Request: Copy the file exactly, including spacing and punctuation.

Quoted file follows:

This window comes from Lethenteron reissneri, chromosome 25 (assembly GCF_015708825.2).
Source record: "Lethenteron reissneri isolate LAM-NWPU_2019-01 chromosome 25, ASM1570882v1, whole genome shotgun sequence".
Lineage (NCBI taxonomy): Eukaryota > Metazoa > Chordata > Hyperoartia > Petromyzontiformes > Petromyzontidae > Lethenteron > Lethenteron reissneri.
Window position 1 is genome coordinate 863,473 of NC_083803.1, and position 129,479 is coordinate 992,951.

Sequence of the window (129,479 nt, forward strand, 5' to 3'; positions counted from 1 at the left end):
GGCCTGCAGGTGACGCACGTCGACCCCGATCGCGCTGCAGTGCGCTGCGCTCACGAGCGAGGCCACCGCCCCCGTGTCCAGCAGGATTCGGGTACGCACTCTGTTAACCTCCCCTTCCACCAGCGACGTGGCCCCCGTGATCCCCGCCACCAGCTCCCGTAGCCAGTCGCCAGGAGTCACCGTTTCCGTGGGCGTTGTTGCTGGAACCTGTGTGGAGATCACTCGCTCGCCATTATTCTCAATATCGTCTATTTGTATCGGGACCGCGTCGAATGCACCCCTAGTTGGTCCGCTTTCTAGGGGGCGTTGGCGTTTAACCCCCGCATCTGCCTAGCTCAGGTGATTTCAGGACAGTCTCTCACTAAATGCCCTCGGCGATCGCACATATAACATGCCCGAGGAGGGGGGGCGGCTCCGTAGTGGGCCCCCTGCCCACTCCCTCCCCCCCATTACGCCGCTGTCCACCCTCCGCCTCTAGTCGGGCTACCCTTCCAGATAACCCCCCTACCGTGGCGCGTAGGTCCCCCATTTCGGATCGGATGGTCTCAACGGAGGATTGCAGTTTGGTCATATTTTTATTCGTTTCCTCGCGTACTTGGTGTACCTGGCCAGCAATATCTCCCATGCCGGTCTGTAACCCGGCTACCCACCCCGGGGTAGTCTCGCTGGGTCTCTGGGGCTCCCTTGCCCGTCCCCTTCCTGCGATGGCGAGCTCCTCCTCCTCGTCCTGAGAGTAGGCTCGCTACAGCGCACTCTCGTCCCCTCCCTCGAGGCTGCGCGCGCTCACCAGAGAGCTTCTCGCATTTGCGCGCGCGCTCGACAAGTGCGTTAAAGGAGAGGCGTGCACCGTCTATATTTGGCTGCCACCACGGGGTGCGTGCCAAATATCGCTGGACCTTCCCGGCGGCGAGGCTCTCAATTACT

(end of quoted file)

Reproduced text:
This window comes from Lethenteron reissneri, chromosome 25 (assembly GCF_015708825.2).
Source record: "Lethenteron reissneri isolate LAM-NWPU_2019-01 chromosome 25, ASM1570882v1, whole genome shotgun sequence".
Lineage (NCBI taxonomy): Eukaryota > Metazoa > Chordata > Hyperoartia > Petromyzontiformes > Petromyzontidae > Lethenteron > Lethenteron reissneri.
Window position 1 is genome coordinate 863,473 of NC_083803.1, and position 129,479 is coordinate 992,951.

Sequence of the window (129,479 nt, forward strand, 5' to 3'; positions counted from 1 at the left end):
GGCCTGCAGGTGACGCACGTCGACCCCGATCGCGCTGCAGTGCGCTGCGCTCACGAGCGAGGCCACCGCCCCCGTGTCCAGCAGGATTCGGGTACGCACTCTGTTAACCTCCCCTTCCACCAGCGACGTGGCCCCCGTGATCCCCGCCACCAGCTCCCGTAGCCAGTCGCCAGGAGTCACCGTTTCCGTGGGCGTTGTTGCTGGAACCTGTGTGGAGATCACTCGCTCGCCATTATTCTCAATATCGTCTATTTGTATCGGGACCGCGTCGAATGCACCCCTAGTTGGTCCGCTTTCTAGGGGGCGTTGGCGTTTAACCCCCGCATCTGCCTAGCTCAGGTGATTTCAGGACAGTCTCTCACTAAATGCCCTCGGCGATCGCACATATAACATGCCCGAGGAGGGGGGGCGGCTCCGTAGTGGGCCCCCTGCCCACTCCCTCCCCCCCATTACGCCGCTGTCCACCCTCCGCCTCTAGTCGGGCTACCCTTCCAGATAACCCCCCTACCGTGGCGCGTAGGTCCCCCATTTCGGATCGGATGGTCTCAACGGAGGATTGCAGTTTGGTCATATTTTTATTCGTTTCCTCGCGTACTTGGTGTACCTGGCCAGCAATATCTCCCATGCCGGTCTGTAACCCGGCTACCCACCCCGGGGTAGTCTCGCTGGGTCTCTGGGGCTCCCTTGCCCGTCCCCTTCCTGCGATGGCGAGCTCCTCCTCCTCGTCCTGAGAGTAGGCTCGCTACAGCGCACTCTCGTCCCCTCCCTCGAGGCTGCGCGCGCTCACCAGAGAGCTTCTCGCATTTGCGCGCGCGCTCGACAAGTGCGTTAAAGGAGAGGCGTGCACCGTCTATATTTGGCTGCCACCACGGGGTGCGTGCCAAATATCGCTGGACCTTCCCGGCGGCGAGGCTCTCAATTACT